Nome Mayor Maynard proposed flying the antitoxin by aircraft, but the only planes operating in Alaska in 1925 were three vintage biplanes which were dismantled for the winter, had open cockpits, and had water-cooled engines that were unreliable in cold weather. While potentially quicker, the board of health rejected the aircraft option and voted unanimously for the dogsled relay. Seppala was notified that evening and immediately started preparations for the trip. While the first batch of serum was traveling to Nenana, Governor Bone gave final authorization to the dog relay, but ordered Edward Wetzler, the U.S. Post Office inspector, to arrange a relay of the best drivers and dogs across the Interior; the majority of the relay mushers selected were native Athabaskan U.S. mail carriers, widely acknowledged to be the best dog mushers in Alaska. The teams would travel day and night until they handed off the package to Seppala at Nulato.

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Map of the Serum Run from The Cruelest Miles, by Gay and Laney Salisbury (W.W.Norton & Co., 2003)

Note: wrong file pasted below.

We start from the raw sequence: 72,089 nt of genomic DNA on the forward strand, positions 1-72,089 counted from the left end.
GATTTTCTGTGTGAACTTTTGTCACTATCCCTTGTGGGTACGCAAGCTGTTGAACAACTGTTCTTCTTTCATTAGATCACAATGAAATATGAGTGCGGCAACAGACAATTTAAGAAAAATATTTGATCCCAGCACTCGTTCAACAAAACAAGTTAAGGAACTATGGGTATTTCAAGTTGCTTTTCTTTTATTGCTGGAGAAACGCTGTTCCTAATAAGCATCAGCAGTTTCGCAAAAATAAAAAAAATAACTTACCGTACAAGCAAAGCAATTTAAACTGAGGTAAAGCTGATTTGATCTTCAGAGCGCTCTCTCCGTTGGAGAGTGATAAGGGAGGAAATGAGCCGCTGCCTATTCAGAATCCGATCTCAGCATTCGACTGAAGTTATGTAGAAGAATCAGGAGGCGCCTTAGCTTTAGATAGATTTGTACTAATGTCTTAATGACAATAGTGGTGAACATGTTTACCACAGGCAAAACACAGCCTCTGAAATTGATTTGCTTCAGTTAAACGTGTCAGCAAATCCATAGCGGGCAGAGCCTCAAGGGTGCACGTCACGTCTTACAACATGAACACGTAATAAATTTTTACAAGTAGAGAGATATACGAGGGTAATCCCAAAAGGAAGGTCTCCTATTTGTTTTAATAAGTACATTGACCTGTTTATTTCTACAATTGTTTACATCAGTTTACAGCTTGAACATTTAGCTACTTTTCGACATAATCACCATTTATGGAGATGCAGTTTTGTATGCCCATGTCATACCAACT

The mail route from Nenana to Nome followed the Tanana River for 137 miles to the junction with the Yukon River, and then followed the Yukon for 230 miles to Kaltag. The route turned west, 90 miles over the Kaltag Portage to Unalakleet on the shore of Norton Sound, then continued for 208 miles northwest around the southern shore of the Seward Peninsula and 42 harrowing miles across the shifting ice of the Bering Sea.

The serum transfer points were Tolovana, Manley Hot Springs, Fish Lake, Tanana, Kallands, Nine Mile Cabin, Kokrines, Ruby, Whiskey Creek, Galena, Bishop Mountain, Nulato, Kaltag, Old Woman Shelter, Unalakleet, Shaktoolik, Golovin, Bluff, and Nome. And all along the trail were roadhouses which gave the drivers brief opportunity to warm the serum and themselves: the Tolovana Roadhouse, the Minto roadhouse, the Manley Roadhouse, the Eskimo Roadhouse at Isaac’s Point, Shaktoolik Roadhouse, Dexter’s Roadhouse, the Olson Roadhouse, the Solomon Roadhouse, the Bluff Roadhouse, the Port Safety Roadhouse. Links in a thin chain winding across northwestern Alaska, providing brief intervals of safety and protection to the mushers and their dogs.

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Leonhard Seppala’s racing Siberian Husky team